From Abrasions to Lacerations

23 August 2011 By Robb Leigh, MD, MBA, CTH, CPE and Chief Medical Officer, MedAire

People fall, they slip, they trip and these incidents may result in an injury. In order to keep your guests’ vacation sailing smoothly, knowing how to properly treat an onboard injury such as a cut, scrape or puncture and knowing how to prevent infection and further injury are paramount.

Remember, whenever dealing with bodily fluids, always wear gloves and remain vigilant.

Abrasions (scrapes), lacerations (cuts) and punctures come in all shapes and sizes from common activities, including: running, walking, slipping, tripping or falling. A myriad issues can result when trying to brace the fall — including bruising and/or breaking open the skin. Though swimming and diving are seemingly harmless activities, scrapes, cuts and punctures often are the result of grazing fire coral or stepping on a sea urchin. Lack of attention and caution when using jet skis and other water toys can lead to accidental injury.

An abrasion occurs when the top layer of skin is scraped off. It often results in pain, swelling and minimal bleeding and is contaminated with dirt or gravel.

A laceration is a cut through the skin. It often results in pain and bleeding as well as possible tendon or never injury. Sometimes a foreign body may remain in the wound.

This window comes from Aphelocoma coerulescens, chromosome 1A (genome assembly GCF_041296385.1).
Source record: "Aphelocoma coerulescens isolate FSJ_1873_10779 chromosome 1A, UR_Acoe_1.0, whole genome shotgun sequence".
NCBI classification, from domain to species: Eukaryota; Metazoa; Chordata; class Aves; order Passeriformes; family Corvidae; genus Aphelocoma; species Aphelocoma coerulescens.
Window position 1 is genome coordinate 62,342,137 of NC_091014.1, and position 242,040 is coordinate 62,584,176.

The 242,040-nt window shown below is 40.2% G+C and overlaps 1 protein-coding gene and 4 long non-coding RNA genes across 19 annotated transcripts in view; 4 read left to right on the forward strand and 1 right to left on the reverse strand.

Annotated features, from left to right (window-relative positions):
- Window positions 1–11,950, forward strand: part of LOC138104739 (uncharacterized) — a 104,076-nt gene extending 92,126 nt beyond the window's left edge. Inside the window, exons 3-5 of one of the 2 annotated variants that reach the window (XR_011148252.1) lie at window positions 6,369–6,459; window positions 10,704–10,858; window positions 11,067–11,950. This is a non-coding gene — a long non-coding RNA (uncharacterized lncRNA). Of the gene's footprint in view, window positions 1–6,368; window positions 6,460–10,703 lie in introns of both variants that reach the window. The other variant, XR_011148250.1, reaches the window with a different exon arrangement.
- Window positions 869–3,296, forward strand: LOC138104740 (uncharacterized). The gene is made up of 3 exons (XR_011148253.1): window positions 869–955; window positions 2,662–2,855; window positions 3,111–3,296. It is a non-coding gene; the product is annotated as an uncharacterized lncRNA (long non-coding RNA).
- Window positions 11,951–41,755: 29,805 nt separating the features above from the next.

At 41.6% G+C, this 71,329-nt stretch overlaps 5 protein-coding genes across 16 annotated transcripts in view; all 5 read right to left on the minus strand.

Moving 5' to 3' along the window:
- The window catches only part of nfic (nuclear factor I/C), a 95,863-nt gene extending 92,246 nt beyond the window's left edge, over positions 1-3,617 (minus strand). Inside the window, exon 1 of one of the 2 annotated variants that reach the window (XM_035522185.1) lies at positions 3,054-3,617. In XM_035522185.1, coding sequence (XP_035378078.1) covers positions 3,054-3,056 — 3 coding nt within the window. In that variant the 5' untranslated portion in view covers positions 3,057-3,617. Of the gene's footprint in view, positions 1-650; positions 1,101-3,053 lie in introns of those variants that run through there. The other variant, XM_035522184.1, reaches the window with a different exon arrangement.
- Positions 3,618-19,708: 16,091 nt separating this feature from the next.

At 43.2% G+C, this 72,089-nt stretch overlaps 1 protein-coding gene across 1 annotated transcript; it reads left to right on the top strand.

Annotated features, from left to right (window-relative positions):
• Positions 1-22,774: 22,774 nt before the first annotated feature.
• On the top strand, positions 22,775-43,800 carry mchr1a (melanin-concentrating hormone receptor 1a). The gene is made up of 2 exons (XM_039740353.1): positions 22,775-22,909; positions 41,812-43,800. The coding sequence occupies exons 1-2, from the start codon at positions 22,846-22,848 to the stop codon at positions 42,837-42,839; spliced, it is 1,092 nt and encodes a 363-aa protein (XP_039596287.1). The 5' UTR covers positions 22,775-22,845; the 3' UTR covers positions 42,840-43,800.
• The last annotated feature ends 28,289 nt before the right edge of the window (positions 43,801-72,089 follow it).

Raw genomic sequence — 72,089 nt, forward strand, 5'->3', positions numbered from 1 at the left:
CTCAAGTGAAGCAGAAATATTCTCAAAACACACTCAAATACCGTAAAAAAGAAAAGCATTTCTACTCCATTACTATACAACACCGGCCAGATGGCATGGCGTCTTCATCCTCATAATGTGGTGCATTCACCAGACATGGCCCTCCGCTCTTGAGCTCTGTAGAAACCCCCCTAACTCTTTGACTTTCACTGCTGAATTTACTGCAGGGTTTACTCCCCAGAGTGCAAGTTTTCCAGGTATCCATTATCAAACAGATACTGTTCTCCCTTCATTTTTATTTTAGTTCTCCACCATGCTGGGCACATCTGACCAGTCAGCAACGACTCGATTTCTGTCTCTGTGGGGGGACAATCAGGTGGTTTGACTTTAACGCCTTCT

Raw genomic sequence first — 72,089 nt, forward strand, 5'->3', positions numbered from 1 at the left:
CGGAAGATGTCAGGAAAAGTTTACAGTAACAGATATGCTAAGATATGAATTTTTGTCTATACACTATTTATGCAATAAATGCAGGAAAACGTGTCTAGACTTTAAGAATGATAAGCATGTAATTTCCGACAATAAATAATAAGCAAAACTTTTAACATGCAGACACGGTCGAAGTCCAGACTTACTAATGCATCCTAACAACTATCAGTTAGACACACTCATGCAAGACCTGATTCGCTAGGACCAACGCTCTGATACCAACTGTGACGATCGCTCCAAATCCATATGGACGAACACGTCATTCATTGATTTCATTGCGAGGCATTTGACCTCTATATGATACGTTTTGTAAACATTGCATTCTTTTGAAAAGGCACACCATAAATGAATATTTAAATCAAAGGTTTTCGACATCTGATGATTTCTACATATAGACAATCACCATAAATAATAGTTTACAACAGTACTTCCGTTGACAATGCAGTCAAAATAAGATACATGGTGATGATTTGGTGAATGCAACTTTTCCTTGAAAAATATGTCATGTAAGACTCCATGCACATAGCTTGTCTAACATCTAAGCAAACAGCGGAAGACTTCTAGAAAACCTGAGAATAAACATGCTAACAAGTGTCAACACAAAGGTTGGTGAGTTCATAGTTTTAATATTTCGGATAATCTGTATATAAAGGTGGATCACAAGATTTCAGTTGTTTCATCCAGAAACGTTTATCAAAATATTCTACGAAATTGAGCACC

A puncture is a narrow opening caused by a nail or other object that deeply penetrates the skin. It often results in pain, swelling and bruising. Punctures are extremely susceptible to infection.

Signs and symptoms of infection to watch for:
•Tenderness and reddening of the skin,
•Warmth, and swelling, which suggest infection that, when advanced, could turn into an abscess (pus pocket)
•Lymphangitis – red streaks that start near the area of redness that travels upstream indicate there is an infection traveling in the lymphatic vessel
•Fever and chills, which indicate infection is spreading to other body areas
•Pain that does not match the size of the injury, usually signals infection of deeper tissue.

Because skin is a natural barrier against infection, once there is an opening in the skin, the door is open for opportunistic agents (bacteria or parasites) to enter the body.  

To prevent infection, thoroughly clean the wound with gentle soap and fresh water.

Cuts don’t necessarily need to be sutured (stitched) immediately. The initial attention is always to control bleeding with direct pressure.

To determine if sutures are required you must look at:
•Location – Facial cuts should be sutured (by an experienced doctor) whenever possible due to cosmetic reasons. Therefore, it is frequently recommended to postpone stitching up to a reasonable time frame (12 to 18 hours) until a qualified medical professional is available.
•Tension – Cuts in areas normally subjected to tension or stretching (e.g., dorsal areas of hands, extending areas of elbows, front areas of knees and neck) may require sutures, as tension will cause the skin to easily open up without them.
•Depth – Deep cuts heal faster with sutures.
•Length – Longer cuts tend to open up in the center without a proper closure.
•Cleanliness – Dirty wounds should never be stitched, as infection will surely develop.

Minor injuries are not big deal, when the proper precautions are taken. Knowing how to deal with cuts, scrapes and punctures can keep your guests healthy and happily enjoying their vacation.  

Dr. Robb Leigh is a practicing emergency physician at a Level I Trauma Center, and is the Chief Medical Officer for MedAire, Inc. At MedAire’s MedLink Global Response Center, Dr. Leigh provides medical advice for maritime crew living and working away from professional medical care.

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